Bio Challenge (Palace) Review | Computer & Video Games - Everygamegoing

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Bio Challenge
By Palace
Amiga 500

 
Published in Computer & Video Games #92

Bio Challenge

At last - it's the game you've been waiting for, where rival soap powders battle it out for control of the universe. No, only joking - Bio Challenge may not involve some cosmic equivalent of Nanette Newman on a cleaning mission to the stars, but it will certainly clean the cobwebs from your ears with its mind-numbingly good music.

Palace's French-produced package comes from a company apparently better known for putting out records than games, Delphine. You can tell from the continuous soundtrack, which is the most impressive selection of funky beats I've heard for a long time; thrashing drums, snappy basses and enormous orchestration. Fortunately, the rest of the game does not plummet below that standard; it certainly takes full advantage of the Amiga's graphics abilities, as well as its sound.

Like Thexder and many more before it, Bio Challenge revolves around the adventures of a humanoid robot - I saw "revolves" deliberately, because one of the robot's best tricks is leaping into the air and whirling around like a demented top. The steel-bodied machine actually has the brain of a man - your task is to test the body, which is the last chance to save the genetically-degenerate human race.

Against a series of gorgeously-detailed parallax scrolling backgrounds showing strange and devastated words, the K.L.I.P.T. (Don't ask what it stands for - I got stuck trying to work out the "K"...!) must survive through six levels, each containing a number of different planets. There's a progressively shorter time limit on each level; on the first a generous five minutes allows you to experiment with the K.L.I.P.T. controls.

The excellently-animated humanoid can be made to run, leap directly upwards or diagonally, crouch, climb up and down from platforms, somersault, and pick up oil supplies, pieces of amulet and machinery. At the start of each level is an energy sphere where you must store the pieces of amulet to be found on the planet; but to find the pieces you must destroy the various gicky monsters. The best way to do this is to jump on charged platforms, which fall on the aliens from a great height; personally I'd much rather shoot them, but it's just not that type of game. Smaller flying creatures can be eliminated by spinning through them, and in later stages these become lethal weapons when activated by your special red armour.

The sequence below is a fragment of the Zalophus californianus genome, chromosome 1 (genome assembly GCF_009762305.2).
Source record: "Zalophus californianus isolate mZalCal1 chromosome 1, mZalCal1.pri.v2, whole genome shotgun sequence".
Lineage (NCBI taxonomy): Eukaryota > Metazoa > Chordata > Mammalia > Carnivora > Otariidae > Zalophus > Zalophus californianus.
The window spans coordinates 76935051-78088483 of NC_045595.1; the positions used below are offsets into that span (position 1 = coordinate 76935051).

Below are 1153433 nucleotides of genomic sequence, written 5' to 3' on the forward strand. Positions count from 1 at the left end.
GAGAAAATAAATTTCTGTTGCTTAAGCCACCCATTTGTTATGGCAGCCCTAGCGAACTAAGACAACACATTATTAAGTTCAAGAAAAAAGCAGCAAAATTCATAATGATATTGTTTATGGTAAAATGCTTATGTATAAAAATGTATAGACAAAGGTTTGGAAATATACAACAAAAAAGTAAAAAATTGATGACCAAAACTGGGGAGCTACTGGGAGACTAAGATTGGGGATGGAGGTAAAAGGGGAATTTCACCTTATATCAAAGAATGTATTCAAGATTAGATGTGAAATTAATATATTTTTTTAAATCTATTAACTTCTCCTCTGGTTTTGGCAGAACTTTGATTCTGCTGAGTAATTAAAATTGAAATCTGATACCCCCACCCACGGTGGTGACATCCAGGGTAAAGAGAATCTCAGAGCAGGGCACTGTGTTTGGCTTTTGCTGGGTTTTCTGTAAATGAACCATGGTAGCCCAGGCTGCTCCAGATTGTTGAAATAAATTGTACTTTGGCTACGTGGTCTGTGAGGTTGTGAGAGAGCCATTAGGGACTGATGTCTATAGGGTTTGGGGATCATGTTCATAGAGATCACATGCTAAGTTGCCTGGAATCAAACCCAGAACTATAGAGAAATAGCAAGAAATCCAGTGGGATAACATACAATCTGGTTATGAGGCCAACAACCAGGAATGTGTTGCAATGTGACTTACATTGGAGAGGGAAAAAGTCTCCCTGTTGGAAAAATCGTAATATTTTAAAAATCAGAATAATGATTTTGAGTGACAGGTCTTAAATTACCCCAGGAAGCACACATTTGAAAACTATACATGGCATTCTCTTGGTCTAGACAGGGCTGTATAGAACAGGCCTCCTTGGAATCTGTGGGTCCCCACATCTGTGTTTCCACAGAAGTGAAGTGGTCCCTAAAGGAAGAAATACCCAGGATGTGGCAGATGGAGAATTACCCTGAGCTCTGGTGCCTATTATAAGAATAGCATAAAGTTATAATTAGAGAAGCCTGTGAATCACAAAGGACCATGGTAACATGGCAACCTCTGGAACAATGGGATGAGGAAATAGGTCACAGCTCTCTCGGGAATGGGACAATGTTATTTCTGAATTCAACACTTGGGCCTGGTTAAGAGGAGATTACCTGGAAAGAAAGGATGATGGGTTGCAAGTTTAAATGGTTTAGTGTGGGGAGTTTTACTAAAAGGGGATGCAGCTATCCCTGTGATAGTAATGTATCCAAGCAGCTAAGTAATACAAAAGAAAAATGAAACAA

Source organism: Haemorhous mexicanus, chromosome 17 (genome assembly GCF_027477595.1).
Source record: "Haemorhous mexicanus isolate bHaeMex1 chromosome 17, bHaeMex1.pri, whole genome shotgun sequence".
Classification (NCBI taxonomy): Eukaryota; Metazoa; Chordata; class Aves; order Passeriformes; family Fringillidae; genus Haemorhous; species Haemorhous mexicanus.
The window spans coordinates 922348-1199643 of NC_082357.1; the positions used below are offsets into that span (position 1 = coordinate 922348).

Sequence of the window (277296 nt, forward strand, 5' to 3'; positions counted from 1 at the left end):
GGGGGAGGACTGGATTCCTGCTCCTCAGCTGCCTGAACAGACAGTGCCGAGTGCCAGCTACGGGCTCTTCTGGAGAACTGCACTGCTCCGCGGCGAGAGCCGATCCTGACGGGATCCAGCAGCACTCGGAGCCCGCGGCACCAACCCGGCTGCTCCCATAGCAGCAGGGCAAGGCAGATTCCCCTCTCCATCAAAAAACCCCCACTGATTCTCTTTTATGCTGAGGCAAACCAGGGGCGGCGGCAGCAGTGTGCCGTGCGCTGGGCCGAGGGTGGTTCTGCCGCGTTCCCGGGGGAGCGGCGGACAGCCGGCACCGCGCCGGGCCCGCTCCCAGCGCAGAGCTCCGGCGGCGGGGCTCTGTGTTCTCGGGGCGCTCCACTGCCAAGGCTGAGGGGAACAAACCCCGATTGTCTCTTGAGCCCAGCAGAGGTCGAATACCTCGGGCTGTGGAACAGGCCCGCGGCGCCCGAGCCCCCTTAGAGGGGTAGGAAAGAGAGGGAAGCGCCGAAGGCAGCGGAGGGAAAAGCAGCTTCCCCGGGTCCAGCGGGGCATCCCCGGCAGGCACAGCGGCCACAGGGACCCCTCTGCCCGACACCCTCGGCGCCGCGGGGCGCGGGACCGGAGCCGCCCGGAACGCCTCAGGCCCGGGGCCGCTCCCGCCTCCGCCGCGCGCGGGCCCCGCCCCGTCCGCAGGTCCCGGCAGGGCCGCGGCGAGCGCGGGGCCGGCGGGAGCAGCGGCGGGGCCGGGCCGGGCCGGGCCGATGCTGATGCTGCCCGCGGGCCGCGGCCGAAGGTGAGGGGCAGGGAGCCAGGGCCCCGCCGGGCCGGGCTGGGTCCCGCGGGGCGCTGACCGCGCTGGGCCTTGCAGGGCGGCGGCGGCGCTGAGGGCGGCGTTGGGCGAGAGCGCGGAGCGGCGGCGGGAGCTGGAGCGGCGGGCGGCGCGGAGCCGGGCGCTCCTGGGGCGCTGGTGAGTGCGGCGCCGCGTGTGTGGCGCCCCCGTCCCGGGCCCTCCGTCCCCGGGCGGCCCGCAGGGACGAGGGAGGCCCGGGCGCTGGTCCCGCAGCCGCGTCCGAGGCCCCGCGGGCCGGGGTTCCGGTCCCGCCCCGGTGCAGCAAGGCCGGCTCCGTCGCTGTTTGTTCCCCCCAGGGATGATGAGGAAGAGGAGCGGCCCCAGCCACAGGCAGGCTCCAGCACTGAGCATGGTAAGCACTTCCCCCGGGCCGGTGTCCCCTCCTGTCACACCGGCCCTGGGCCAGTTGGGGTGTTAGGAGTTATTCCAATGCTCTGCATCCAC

Mysterious cauldrons containing bonuses such as extra time, life, fuel or special armour, appear at fixed positions; this is where a bit of mapping comes in handy. It might also help you to avoid the deadly crevasses over which you must leap, and the larger gaps which are too wide to leap.

Jumping into a colour-coded transporter symbol whirls you to another planet. This resets the platforms on the planet you leave, allowing you to return there later to complete any unfinished business with the aliens. When your task on each level is complete, you must face the Guardian. Some of the huge, sluggish Guardians are horrifying; others, like the fierce haddock on level two, are just a tad silly. Still, leaping into the air, changing into a floating airborne cannon, and waggling around to avoid their missiles while shooting them to bits (without running out of ammunition) is enough to keep your attention engaged. Hit a Guardian where it hurts for times and it disintegrates prettily, allowing you to move to the next.

There's a two-player mode in which you take alternate goes. Bio Challenge is pretty engrossing, despite the lack of much variation in the gameplay, and some intensely tedious disk-loading pause between levels. The brilliant music, sampled speech, human-to-humanoid conversion graphic routine and truly different gameplay make it well worth seeking out. But if only there are a bit more shooting...

Amiga

Fabulous music, unusual gameplay and exotic graphics make up for a basic lack of variation in the gameplay. Addicts of arcade adventures with the accent on tactics rather than the trigger-finger should find this a challenge worth meeting.

Graham Taylor